I won't presume to know what is best for your weapon in your conditions, but stay safe and thank you for your service.
  12. Ragnar Danneskjold

    Ragnar Danneskjold Well-Known Member

    I think he wants to hit what he's firing at though :p
  13. Harley Quinn

    Harley Quinn Well-Known Member

  14. bogie

    bogie Well-Known Member

    You'll use whatever the guys who yell a lot give you, and like it.
  15. Bartkowski

    Bartkowski Well-Known Member

    I am surprised it took so long for someone to say thanks. So thank you for doing what you do.

    If that is a joke it's not funny, and no matter what it is, it's neither respectful nor appreciated.
  16. Harley Quinn

    Harley Quinn Well-Known Member

    Well the response is old school and might have been correct before they started talking about thinking for ones-self of late.

    The Corps has changed, it is still the same regarding many things:uhoh:

    So I can understand where this quote is coming from for sure.;)

    You have to had been there:banghead:

  17. RLsnow

    RLsnow Well-Known Member

    i found the comment fairly amusing...but then again i treat humor as humor :p
  18. bogie

    bogie Well-Known Member

    Oh, fahchrissake. The US Military is NOT what you see in the video games, the television and movies, or read about in the comics.

    When you get to your area of operations, there will likely be an AO specific method of cleaning/lubrication specced for your hardware. This likely has been tested, and works. If it doesn't work, you will hear via Rumor Control about what actually does work, and someone, possibly the same person who told you about the approved method, will provide you with What Works.

    It ain't all that hard. And "thinking for yourself" only goes so far, because there's always gonna be some Private Numbnuts who read on the internet that the best lube for his weapon is toothpaste or preparation H, and if allowed to _continue_ to think for himself, will persist until he becomes a casualty, and a hindrance to his unit's integrity. He is not supposed to become a casualty. And he is not supposed to, through his slackness of becoming a casualty, allow other members of his unit to become casualties. So pay attention to the guys who yell a lot.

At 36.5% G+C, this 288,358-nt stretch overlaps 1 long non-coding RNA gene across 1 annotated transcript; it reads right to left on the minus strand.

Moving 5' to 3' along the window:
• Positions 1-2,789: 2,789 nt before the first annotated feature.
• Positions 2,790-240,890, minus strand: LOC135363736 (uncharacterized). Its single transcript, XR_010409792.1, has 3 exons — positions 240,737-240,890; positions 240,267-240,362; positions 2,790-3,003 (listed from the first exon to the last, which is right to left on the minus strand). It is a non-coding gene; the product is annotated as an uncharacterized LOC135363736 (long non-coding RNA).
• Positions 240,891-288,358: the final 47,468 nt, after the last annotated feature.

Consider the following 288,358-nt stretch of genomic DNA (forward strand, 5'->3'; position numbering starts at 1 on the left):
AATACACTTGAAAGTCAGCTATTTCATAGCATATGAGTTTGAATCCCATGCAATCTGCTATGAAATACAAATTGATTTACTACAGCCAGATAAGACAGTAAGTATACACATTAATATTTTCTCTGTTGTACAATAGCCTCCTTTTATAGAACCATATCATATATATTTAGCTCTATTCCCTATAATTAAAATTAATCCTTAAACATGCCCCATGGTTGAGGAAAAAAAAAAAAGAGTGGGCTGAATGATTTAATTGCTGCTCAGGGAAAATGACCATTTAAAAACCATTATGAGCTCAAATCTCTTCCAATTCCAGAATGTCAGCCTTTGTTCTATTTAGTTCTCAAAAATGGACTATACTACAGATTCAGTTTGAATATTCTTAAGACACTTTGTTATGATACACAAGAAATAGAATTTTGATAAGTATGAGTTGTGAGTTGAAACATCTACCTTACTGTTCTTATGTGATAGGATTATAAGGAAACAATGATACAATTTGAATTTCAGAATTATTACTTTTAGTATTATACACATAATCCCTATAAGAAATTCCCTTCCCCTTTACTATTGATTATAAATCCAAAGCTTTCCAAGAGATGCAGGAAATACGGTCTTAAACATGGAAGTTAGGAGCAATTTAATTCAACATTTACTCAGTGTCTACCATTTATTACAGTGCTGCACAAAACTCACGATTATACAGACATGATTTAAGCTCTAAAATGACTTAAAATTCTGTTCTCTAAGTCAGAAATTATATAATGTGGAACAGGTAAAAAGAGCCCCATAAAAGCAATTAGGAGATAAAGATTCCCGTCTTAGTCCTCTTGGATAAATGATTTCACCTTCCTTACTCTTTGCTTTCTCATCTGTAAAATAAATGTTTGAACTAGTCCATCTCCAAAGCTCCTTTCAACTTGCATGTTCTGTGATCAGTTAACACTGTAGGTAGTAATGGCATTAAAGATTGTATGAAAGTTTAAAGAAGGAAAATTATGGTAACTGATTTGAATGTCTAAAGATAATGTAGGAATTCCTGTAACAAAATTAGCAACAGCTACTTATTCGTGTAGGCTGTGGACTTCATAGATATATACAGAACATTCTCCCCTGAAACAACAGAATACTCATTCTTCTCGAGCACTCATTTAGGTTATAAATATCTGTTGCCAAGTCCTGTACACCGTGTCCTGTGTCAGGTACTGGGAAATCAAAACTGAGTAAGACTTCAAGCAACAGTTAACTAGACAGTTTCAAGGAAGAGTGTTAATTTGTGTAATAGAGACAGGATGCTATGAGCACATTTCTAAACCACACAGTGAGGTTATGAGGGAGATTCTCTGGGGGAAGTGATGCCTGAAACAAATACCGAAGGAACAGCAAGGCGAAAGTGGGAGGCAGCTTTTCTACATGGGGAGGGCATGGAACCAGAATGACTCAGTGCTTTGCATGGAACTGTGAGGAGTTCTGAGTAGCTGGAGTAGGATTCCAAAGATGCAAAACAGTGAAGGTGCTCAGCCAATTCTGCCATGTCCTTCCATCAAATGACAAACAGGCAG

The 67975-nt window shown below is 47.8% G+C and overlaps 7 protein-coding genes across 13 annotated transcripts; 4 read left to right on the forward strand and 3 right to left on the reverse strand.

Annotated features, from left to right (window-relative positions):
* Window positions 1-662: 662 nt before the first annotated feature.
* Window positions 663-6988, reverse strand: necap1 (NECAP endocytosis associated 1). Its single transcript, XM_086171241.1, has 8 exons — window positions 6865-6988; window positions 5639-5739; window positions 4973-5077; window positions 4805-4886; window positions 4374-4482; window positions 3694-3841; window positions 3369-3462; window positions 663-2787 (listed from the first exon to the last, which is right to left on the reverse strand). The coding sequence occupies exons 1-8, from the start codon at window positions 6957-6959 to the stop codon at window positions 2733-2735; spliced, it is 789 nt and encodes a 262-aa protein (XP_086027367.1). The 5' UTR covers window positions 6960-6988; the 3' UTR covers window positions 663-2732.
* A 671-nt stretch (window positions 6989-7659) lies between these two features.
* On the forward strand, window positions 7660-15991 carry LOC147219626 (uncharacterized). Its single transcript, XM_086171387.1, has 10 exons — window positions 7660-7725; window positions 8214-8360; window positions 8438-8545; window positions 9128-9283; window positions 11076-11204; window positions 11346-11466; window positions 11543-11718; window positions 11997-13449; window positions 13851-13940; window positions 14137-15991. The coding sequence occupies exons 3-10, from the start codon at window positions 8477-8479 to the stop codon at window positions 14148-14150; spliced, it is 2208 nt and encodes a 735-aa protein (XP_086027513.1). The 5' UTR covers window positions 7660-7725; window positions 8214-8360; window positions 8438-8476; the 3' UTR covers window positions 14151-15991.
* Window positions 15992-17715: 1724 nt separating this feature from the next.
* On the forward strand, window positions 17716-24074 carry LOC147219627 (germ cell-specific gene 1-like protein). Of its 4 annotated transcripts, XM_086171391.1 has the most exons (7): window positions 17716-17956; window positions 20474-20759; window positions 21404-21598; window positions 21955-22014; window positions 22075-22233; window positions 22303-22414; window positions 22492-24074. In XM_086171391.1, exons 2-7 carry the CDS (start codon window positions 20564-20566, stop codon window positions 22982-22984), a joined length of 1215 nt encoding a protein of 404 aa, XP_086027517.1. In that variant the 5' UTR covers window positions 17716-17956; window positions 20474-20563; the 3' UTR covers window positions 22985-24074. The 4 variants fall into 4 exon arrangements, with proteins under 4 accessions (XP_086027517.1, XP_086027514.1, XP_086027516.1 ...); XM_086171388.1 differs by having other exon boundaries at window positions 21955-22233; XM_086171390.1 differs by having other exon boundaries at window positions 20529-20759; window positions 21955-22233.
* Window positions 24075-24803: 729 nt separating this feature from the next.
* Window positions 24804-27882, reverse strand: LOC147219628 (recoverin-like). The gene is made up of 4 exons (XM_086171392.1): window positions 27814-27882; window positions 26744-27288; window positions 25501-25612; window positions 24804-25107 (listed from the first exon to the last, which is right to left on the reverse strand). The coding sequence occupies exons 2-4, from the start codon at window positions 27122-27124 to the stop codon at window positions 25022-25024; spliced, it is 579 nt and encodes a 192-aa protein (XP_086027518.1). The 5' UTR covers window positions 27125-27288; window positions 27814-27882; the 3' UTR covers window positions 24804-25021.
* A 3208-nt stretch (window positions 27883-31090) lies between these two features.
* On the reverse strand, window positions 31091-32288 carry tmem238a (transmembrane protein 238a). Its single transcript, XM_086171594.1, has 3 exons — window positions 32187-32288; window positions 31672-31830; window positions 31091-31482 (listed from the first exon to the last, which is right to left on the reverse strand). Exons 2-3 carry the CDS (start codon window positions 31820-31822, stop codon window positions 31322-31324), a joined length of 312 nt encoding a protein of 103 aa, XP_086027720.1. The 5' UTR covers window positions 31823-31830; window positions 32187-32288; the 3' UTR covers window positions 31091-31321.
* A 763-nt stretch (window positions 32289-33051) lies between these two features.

19. benEzra

    benEzra Moderator Emeritus

    DoD has recently reversed itself on the "dry rifle vs. wet rifle" thing. They used to recommend that the rifle be kept as dry as possible to theoretically keep dirt/dust from sticking, but the current thinking is that if you actually do get dirt/dust in the receiver, the rifle needs plenty of lubrication in order to keep the sand/dirt/dust from locking up the rifle. So the DoD recommendation is shifting toward the idea of lubing heavily, although it may still be filtering down to the unit level, and I'm not sure if Marine maintenance doctrine has changed yet.

    Note the date, though--this change is VERY recent.

    Whatever you end up doing, stay safe, and thanks for your service.
  20. Jinzoningen80

    Jinzoningen80 Active Member

    +1 for militec - When we got to our FOB in iraq, there was an endless supply of this stuff. The key is to read the directions and apply it in a very THIN layer. Too many guys used it like CLP and coated everything in it. If you do it right, dust wont stuck to it.

    The guy who runs owns the company has been really great. He sent my unit 2 cases of the stuff when we redeployed back home and had to go back to CLP. I use it on ALL my personal and professional weapons.